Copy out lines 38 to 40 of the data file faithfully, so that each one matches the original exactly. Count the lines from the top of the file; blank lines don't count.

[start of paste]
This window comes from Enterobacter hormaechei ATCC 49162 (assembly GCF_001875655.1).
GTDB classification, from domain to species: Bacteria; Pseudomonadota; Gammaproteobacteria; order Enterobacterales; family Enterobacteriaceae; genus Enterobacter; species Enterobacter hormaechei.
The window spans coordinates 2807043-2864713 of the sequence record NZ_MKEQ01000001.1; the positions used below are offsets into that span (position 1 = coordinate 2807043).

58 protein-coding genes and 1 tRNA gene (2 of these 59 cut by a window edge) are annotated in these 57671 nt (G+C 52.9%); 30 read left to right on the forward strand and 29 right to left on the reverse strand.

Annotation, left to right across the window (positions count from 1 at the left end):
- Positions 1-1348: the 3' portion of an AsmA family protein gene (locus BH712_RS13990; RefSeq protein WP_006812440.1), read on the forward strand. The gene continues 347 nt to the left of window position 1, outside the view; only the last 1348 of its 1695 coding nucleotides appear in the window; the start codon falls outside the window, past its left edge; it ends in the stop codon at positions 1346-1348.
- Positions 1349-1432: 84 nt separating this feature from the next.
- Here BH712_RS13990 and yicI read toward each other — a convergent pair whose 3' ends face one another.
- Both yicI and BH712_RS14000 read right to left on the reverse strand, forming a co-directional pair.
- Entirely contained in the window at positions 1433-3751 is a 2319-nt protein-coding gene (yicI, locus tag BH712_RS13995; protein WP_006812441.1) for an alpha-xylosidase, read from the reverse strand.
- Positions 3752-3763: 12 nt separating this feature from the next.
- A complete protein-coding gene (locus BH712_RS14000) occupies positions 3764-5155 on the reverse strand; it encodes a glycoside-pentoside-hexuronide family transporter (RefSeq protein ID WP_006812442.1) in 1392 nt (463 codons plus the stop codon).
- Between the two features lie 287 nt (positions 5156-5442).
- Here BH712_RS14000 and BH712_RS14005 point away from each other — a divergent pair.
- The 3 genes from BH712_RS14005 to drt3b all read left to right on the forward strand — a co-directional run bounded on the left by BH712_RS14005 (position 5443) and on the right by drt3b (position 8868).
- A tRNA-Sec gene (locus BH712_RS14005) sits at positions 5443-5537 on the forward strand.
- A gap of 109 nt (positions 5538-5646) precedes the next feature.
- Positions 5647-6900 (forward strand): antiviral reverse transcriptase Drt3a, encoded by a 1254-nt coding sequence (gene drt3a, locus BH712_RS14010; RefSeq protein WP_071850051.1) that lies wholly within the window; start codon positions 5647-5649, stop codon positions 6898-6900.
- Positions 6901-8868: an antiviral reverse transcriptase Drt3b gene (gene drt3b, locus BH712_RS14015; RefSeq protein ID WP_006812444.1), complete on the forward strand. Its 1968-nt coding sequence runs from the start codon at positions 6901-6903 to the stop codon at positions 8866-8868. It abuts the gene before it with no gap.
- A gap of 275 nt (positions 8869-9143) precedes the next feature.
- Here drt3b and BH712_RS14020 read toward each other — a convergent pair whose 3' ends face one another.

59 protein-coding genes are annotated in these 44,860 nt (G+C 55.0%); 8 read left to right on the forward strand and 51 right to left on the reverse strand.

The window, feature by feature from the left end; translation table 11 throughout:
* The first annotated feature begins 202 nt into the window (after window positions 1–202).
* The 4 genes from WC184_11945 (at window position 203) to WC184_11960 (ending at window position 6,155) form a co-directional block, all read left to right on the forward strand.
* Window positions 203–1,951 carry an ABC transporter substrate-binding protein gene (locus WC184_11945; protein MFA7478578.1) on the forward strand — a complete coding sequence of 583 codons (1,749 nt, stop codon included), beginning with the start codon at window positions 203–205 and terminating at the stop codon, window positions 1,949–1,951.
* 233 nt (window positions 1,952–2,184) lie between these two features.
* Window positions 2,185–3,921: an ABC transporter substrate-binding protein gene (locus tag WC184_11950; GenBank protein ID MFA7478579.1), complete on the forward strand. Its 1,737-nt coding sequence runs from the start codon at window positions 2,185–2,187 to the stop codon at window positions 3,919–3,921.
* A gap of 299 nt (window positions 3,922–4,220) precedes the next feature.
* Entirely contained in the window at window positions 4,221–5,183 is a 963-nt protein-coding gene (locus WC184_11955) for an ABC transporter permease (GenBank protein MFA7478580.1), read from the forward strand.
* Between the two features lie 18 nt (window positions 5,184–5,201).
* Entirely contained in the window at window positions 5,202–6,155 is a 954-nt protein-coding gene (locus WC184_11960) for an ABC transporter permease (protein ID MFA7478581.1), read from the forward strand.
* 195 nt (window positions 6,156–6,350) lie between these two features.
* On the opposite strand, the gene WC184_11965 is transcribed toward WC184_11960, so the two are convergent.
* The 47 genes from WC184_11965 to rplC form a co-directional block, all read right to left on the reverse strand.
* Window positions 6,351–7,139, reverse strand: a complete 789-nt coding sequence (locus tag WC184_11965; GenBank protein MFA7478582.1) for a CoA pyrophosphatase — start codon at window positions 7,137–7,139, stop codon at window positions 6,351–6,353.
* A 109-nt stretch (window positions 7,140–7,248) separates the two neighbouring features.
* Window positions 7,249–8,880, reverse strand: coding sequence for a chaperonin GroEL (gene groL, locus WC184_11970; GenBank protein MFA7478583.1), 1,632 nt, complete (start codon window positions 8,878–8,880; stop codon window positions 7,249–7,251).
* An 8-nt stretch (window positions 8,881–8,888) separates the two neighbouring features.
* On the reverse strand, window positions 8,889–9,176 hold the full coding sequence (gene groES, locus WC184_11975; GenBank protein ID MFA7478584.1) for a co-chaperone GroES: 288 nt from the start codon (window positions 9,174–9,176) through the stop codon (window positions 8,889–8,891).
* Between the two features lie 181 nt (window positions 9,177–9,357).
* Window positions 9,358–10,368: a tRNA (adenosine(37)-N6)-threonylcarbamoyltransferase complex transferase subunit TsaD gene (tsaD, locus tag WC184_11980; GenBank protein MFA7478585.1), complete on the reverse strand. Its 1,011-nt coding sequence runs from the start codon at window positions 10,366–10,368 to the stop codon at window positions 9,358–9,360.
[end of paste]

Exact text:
* Window positions 7,249–8,880, reverse strand: coding sequence for a chaperonin GroEL (gene groL, locus WC184_11970; GenBank protein MFA7478583.1), 1,632 nt, complete (start codon window positions 8,878–8,880; stop codon window positions 7,249–7,251).
* An 8-nt stretch (window positions 8,881–8,888) separates the two neighbouring features.
* On the reverse strand, window positions 8,889–9,176 hold the full coding sequence (gene groES, locus WC184_11975; GenBank protein ID MFA7478584.1) for a co-chaperone GroES: 288 nt from the start codon (window positions 9,174–9,176) through the stop codon (window positions 8,889–8,891).